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no sex The Orgone Accumulator : Part Four

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The Prologue is found here

The preceeding chapter is found here

The Orgone Accumulator: Part Four

It was evening. He was back at The Foundation, and all the guests (and the analysts) were eating dinner in the dining room. Snippets of conversation reached his ears, but he found it hard to follow, for several reasons.

"... and then I told him, that the meditation room was entirely unnecessary, and that the money could have been spent on improved massage benches. And there was no reason to include a lot of Carl Jung and Carl Rogers in the library. All that money on Eranos yearbook was mis-spent, in my opinion. It is supposed to be a Reichian collection."

"By the sound of it, you seem to be obsessed by some sort of Reichian purity. I'm interested in psychological methods that really works, not in any attempt at doctrinal Gleichschaltung. Do you forget the entire work on liberation from authoritarian ethics? An authoritarian person will never reach full orgastic potency ..."

"... very nice potatoes. Did you read those news about the dangers of pesticides? Who could have known? In retrospect, I think it was the right decision to farm The Foundation's own vegetables. And this sauce! So delicious ..."

"... will watch TV with me in the TV room tonight? There will be a new episode of Perry Mason. I never miss ..."

"... as Camus put it: 'The Soviet Union isn't really socialist, and the United States aren't really liberal', and by that he attempted to say ..."

"... a new car, a mint-green one with large fins, and then she said ..."

"... not the same since Dr. Witt returned from his sabbatical at the Esalen Institute, but I do not complain: If clients become healthier and more liberated by mixing Reich with other methods, the aim of The Foundation will be reached ..."

"... opinions about the Vietnam War?"

"Well, it is complicated. We can't allow the Communists to trample another country, but on the other hand, I'm not entirely sure if war is the best method to ..."

"... listened to a lecture by Alan Watts a few months ago. Zen Buddhism is fascinating."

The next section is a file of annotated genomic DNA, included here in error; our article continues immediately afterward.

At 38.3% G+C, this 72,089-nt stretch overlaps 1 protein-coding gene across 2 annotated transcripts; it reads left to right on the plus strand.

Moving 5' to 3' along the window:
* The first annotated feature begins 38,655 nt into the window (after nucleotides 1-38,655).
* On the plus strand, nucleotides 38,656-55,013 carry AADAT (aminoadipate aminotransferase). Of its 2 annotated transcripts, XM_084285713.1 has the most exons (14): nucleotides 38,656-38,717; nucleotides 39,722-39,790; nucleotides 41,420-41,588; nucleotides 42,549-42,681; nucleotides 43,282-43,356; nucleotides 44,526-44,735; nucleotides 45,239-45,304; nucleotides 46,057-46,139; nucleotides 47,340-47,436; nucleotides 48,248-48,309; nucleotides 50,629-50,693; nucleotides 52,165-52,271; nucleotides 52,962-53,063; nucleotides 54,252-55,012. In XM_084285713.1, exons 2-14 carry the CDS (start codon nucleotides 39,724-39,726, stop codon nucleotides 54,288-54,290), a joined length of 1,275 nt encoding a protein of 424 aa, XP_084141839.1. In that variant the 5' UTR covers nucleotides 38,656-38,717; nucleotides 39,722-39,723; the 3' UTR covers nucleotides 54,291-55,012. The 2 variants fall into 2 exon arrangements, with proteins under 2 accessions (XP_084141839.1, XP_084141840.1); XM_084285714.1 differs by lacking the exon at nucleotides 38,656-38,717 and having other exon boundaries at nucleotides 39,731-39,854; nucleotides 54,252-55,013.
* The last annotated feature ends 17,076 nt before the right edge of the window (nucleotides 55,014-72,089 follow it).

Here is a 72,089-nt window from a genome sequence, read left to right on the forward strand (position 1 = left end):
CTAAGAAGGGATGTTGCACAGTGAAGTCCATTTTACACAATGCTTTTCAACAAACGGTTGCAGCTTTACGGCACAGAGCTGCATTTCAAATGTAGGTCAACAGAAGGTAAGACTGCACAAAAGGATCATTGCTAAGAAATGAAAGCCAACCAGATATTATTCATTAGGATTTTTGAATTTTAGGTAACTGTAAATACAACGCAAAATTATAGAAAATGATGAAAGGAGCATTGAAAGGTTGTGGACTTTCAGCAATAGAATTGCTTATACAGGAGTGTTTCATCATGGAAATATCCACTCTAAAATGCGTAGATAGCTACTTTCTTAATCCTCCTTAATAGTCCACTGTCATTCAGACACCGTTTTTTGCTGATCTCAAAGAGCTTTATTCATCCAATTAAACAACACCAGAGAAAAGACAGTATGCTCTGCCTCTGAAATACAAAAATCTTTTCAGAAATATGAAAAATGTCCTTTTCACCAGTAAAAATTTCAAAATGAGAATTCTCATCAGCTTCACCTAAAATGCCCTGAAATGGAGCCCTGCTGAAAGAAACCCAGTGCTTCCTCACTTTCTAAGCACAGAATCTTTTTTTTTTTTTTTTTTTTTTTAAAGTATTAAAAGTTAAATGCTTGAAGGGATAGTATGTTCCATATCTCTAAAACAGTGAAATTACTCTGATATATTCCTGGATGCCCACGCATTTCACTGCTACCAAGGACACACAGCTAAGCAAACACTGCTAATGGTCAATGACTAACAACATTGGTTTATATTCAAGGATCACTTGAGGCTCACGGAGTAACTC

"I don't know anything about Zen, though I read The Dharma Bums once. In my opinion ..."

"... the new masseur? Isn't he a dream?"

The young man didn't listen. He had spent most of the afternoon and the early evening in San Francisco with The Businessman. It was much bigger, than his hometown, of course --- he had expected it to be -- but it was not just the number of inhabitants: People were individuals there, at least some of them. Of course, there were lots of men hiding who they were by wearing identical suits and ties, but there were also young people in colourful clothes, young men with long hair and beards -- beards! It looked ridiculous, of course, but at least they had made a decision to stick out from the crowd -- from other crowds than their own one. The Businessman had bought him a milkshake at a milk bar, and there had been two bikers at a table nearby. He couldn't forget the bikers.

Their hairstyle.

Their tight denim jeans.

Their posture.


Faces. Laughing. Happy.

Their leather jackets and boots.



For a moment, he had felt like The Businessman was reading his thoughts, and he had felt very embarrassed, but The Businessman continued talking. Telling stories about The War. The young man had used the word 'war hero', but that had only caused The Businessman to sound irritated. 

"Terrible things happen in war. There is nothing heroic about it, most of the time. I've seen atrocities. But what would have happened, if we had allowed Hitler to win? It was necessary. There were good things about that time, though. I have never, before or after, had better friends than I had when I served in The Army. Friends from all walks of life."

The Businessman fell silent and finished his coffee. The bikers left the milk bar, and started their motorbikes.

Legs wide.

Boots. Black. Glossy.

Confident men.